Symptoms and causes of muscle weakness
Muscle weakness (myasthenia) ranges from a brief bout of weakness to paralysis. Muscle weakness can be the result of a harmless overexertion, but may also be a symptom or the consequence of a serious disorder.
Muscles fatigue extraordinarily fast and become less powerful. Muscles cannot move or exert force, or only to a limited extend – they are weak.
Muscle weakness has many causes including:
- Overexertion and injury (from aching muscles to rupture of a muscle fiber, e.g. due to sports)
- Wrong or unhealthy diet (lack of minerals and vitamins)
- Accidents or disorders weakening the patient’s body, confining them to bed and causing immobility (e.g. stroke, infections or injury of the cruciate ligament in the knee, meniscus, spinal disk and back problems, hip surgery)
- Denervation can cause muscle atrophy due to non-use, e.g. incomplete tetraplegia, peripheral nerve damage (after accident, surgery) – muscles weaken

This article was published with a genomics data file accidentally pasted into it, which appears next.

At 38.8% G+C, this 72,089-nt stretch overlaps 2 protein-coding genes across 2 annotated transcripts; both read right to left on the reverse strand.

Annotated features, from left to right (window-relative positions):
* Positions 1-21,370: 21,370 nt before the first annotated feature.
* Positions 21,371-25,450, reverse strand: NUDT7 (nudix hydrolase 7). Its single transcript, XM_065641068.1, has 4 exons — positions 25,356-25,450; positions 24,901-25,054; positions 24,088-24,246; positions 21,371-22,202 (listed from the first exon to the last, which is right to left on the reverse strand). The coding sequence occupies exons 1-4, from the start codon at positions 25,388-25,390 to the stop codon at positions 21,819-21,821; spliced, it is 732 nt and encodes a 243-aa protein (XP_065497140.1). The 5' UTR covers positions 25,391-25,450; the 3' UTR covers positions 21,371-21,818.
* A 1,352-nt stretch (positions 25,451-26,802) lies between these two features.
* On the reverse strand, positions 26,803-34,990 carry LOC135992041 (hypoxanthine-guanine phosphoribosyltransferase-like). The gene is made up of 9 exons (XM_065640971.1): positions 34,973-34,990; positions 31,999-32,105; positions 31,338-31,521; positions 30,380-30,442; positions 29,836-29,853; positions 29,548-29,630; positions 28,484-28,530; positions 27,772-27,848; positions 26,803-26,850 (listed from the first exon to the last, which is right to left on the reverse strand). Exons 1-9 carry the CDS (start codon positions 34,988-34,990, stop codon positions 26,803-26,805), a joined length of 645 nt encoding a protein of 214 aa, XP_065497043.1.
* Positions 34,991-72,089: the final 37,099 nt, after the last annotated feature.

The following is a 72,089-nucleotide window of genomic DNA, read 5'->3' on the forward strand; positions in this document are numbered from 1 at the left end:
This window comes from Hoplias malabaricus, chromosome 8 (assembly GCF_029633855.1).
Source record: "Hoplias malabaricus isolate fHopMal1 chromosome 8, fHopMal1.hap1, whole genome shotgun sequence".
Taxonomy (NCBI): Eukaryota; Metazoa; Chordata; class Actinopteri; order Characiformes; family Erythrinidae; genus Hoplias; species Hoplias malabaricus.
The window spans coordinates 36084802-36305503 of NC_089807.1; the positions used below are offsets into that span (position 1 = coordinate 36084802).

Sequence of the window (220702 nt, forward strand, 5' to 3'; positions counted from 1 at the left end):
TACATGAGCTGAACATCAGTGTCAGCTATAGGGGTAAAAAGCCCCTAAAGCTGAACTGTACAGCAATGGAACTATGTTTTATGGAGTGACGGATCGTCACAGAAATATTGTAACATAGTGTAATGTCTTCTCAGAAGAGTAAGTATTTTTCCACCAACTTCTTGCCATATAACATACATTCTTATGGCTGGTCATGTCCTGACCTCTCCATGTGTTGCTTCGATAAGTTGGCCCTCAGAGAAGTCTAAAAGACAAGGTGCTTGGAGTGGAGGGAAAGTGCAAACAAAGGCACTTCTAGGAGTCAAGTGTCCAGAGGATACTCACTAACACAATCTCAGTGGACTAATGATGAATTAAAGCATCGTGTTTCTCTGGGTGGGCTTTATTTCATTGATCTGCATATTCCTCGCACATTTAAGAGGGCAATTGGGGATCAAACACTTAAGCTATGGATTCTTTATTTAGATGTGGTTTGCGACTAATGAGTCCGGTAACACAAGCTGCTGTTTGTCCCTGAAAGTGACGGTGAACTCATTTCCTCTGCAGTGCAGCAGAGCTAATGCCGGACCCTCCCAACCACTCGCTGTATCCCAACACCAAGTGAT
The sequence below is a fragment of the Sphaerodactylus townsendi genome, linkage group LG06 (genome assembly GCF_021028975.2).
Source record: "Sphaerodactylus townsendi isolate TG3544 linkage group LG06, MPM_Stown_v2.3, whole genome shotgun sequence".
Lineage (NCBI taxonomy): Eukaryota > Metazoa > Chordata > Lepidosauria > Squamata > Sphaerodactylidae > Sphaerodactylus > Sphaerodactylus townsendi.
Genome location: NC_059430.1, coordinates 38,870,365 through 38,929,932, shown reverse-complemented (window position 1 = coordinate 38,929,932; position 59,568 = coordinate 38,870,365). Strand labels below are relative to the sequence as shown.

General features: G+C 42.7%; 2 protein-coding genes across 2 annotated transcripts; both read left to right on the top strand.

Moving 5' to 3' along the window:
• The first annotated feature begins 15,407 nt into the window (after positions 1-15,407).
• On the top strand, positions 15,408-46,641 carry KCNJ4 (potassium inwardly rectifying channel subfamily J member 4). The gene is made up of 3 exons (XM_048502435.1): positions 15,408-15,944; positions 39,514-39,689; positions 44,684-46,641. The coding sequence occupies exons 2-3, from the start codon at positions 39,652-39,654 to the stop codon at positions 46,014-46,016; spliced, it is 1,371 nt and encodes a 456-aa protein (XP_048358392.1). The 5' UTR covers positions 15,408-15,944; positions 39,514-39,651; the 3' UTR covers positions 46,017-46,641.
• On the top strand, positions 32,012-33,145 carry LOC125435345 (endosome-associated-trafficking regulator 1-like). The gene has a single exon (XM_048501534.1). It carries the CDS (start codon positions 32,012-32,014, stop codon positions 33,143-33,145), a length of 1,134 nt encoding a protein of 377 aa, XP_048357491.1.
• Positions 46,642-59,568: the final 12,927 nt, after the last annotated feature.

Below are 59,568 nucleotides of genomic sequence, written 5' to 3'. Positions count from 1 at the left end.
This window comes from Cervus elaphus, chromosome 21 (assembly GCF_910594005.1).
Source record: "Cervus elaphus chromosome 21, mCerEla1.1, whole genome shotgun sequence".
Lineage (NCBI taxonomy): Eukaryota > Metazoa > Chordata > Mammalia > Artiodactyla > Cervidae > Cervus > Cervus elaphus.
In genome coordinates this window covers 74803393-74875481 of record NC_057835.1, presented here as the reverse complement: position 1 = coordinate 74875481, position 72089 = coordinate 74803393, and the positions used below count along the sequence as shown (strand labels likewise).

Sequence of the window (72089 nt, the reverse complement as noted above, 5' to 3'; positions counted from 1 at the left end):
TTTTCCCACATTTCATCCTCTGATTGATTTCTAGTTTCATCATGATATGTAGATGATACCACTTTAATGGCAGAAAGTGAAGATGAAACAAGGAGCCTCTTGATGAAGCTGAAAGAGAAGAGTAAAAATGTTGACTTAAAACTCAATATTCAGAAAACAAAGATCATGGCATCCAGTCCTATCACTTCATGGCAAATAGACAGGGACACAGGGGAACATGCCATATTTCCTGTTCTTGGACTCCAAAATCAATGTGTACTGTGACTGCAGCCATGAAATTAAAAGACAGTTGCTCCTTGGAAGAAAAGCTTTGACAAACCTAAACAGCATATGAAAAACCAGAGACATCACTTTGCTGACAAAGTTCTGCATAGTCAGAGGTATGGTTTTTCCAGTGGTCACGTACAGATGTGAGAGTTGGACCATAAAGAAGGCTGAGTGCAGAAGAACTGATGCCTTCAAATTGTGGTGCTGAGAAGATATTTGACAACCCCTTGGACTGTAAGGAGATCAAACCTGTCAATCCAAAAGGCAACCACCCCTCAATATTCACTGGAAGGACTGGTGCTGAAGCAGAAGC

- Psychological disorders, e.g. depression
Other causes may be certain drugs, alcohol, anemia, muscle and nerve damage caused by toxins, metabolic disorders (e.g. thyroid hypofunction), and circulatory disorders.
Muscle weakness may, however, also be a symptom of disorders such as:
- Muscle disorders (e.g. muscle dystrophy)
- Neural disorders (e.g. polyneuropathy, multiple sclerosis, Parkinson’s disease, amyotrophic lateral sclerosis ALS)
- Virus infections (polio)
- Myasthenia gravis pseudoparalytica (abnormal muscle weakness, autoimmune disorder – disturbed signal transmission between muscle and nerve)
- Herniated disk
People suffering from muscle weakness should seek medical advice. The causes of the weakness should be determined to enable targeted treatment and therapy.
This article contains only general information and must not be used for self-diagnosis or self-treatment. This information does not replace medical advice.